How do you make puerh?

How DO you make puerh?

Conflicting versions abound. From my understanding, puerh making is very simnple — picking of the leaves, kill green, some rolling, and sun-drying. There it is in its entirely, raw puerh maocha is done. Then you steam it (enough to soften the leaves) and press it. Then you have compressed maocha.

Puerh, properly speaking, isn’t quite finished until it’s gone through at least some fermentation. Raw maocha just compressed is more like green tea.

Technically, I think, maocha can be classified as green tea, because it goes through the essential processes that green tea goes through, but there’s a crucial difference in processing temperature, which allows something in puerh tea to retain its bioactivity and continues to ferment naturally (into something that tastes good) whereas green tea of our normal kind is processed at very high temperatures, and the tea gradually loses flavour over time and turns into something nasty.

However, some now process puerh with additional steps such as the withering of leaves and the intentional breaking of leaves (to encourage fermentation before kill-green). This, generally speaking, is what you do to tea that is destined for oolong. This process creates honey or fruity like aromas, along with lower bitterness and astringency (relative to raw puerh). It makes a nice tasting tea right away… which will mean the tea is easier to sell. It also means you have something more like oolong, and the aging prospects…. are suspect.

There are other raw puerh that are processed like green tea, and tastes like green tea (a la longjing type green tea). They might not age as well either. The jury’s still out on the long term prospects of these teas. Xiaguan mixes some of them into their tuocha, but it’s only a certain percent, not 100% of it. What happens to these things 20 years from now?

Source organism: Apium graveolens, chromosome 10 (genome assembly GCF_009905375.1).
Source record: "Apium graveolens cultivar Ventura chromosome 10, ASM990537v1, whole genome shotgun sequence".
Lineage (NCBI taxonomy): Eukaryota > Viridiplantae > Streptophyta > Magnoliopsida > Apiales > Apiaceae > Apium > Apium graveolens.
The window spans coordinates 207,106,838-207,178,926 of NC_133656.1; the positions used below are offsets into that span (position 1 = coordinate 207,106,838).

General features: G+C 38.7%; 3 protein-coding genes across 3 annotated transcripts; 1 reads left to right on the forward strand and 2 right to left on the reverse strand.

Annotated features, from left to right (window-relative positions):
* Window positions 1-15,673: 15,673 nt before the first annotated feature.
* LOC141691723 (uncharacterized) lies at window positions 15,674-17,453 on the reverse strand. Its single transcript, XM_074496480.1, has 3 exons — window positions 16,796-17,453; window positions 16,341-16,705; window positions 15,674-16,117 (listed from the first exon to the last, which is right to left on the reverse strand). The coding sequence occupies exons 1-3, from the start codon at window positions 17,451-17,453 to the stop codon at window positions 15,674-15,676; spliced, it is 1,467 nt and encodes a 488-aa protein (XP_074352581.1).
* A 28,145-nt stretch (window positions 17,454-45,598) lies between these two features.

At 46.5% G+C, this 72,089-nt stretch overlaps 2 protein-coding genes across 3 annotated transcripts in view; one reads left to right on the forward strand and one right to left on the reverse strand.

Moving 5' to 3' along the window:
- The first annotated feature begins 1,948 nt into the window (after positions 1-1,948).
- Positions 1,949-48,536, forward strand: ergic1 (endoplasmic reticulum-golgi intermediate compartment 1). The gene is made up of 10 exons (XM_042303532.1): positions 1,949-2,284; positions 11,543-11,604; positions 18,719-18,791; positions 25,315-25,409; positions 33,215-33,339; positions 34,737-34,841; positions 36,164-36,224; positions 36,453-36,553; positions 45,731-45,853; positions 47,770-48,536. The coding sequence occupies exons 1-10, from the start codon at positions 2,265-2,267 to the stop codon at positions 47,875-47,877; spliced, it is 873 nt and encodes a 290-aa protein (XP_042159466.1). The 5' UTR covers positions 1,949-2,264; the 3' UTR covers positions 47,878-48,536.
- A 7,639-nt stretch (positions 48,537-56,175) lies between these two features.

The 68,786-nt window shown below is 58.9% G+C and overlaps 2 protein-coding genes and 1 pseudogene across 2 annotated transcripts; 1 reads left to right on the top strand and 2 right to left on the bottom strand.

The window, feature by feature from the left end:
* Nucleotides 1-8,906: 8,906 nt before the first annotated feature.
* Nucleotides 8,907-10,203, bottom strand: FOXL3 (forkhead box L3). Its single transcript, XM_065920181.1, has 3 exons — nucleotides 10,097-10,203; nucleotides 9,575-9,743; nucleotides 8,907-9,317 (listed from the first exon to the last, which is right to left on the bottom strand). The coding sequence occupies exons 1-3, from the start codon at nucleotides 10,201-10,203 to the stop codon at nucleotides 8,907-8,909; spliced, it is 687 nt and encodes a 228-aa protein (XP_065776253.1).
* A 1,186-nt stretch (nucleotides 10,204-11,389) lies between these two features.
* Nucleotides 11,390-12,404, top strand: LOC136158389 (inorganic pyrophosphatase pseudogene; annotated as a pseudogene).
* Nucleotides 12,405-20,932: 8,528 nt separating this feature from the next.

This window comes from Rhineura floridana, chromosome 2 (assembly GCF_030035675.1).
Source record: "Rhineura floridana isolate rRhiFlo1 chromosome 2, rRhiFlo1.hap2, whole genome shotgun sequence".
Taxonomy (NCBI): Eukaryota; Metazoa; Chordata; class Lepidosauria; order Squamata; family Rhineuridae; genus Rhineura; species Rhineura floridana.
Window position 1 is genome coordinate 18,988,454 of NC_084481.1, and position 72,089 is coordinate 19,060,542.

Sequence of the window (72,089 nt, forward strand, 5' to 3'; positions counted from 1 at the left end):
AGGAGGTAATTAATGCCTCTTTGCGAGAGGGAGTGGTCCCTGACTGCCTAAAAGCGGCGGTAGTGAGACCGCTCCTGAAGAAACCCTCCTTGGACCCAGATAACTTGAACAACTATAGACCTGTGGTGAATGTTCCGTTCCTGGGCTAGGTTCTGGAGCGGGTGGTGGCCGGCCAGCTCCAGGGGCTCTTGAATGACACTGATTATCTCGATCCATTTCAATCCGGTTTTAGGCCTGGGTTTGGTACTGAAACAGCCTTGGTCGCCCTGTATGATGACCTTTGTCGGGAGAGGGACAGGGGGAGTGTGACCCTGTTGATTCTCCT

This is what we were debating in the Best Tea House today with Rosa and Tiffany. We don’t really know. Nobody seems to really know. So many developments are so recent that nobody really could figure out what’s a good way of making puerh, what will really age well, what won’t, etc. I’ve heard at least 10 different versions of what makes a tea a good tea for aging. The only common point so far is that it should be strong, somehow. If the tea is mild and weak right now, it won’t do well (Yiwu is weak in many respects, but not in chaqi and thickness of the tea). Is that the only indicator of a good raw puerh?


Comments

How do you make puerh? — 2 Comments

  1. OK, Pu’er maocha differs from green tea in that the kill-green process is done at cooler temperatures, which is to say, it isn’t exactly kill-green.

    Here’s a wild and ignorant guess about another difference. At least in remote and arbor-based Pu’er harvesting, maybe the plucked leaves rest a lot longer before they’re heated than in typical green tea production. That could introduce some measure of pre-kill-green withering and/or sun-drying.

  2. I think the process for making maocha is generally described as you said but the makers of maocha may add “sub-steps” to the process, such as pre-kill-green wilting/sun-drying, be it intentional or not. I’ve actually read enough about pre-kill-green wilting that I am even now suspecting that it was a part of the tradition method after all. Also, maybe each region in Yunnan had their own way of doing things?

    It’ll also be nice to know whether pre-kill-green processing of maocha was done in making those old good pre-1980’s pu-erhs.

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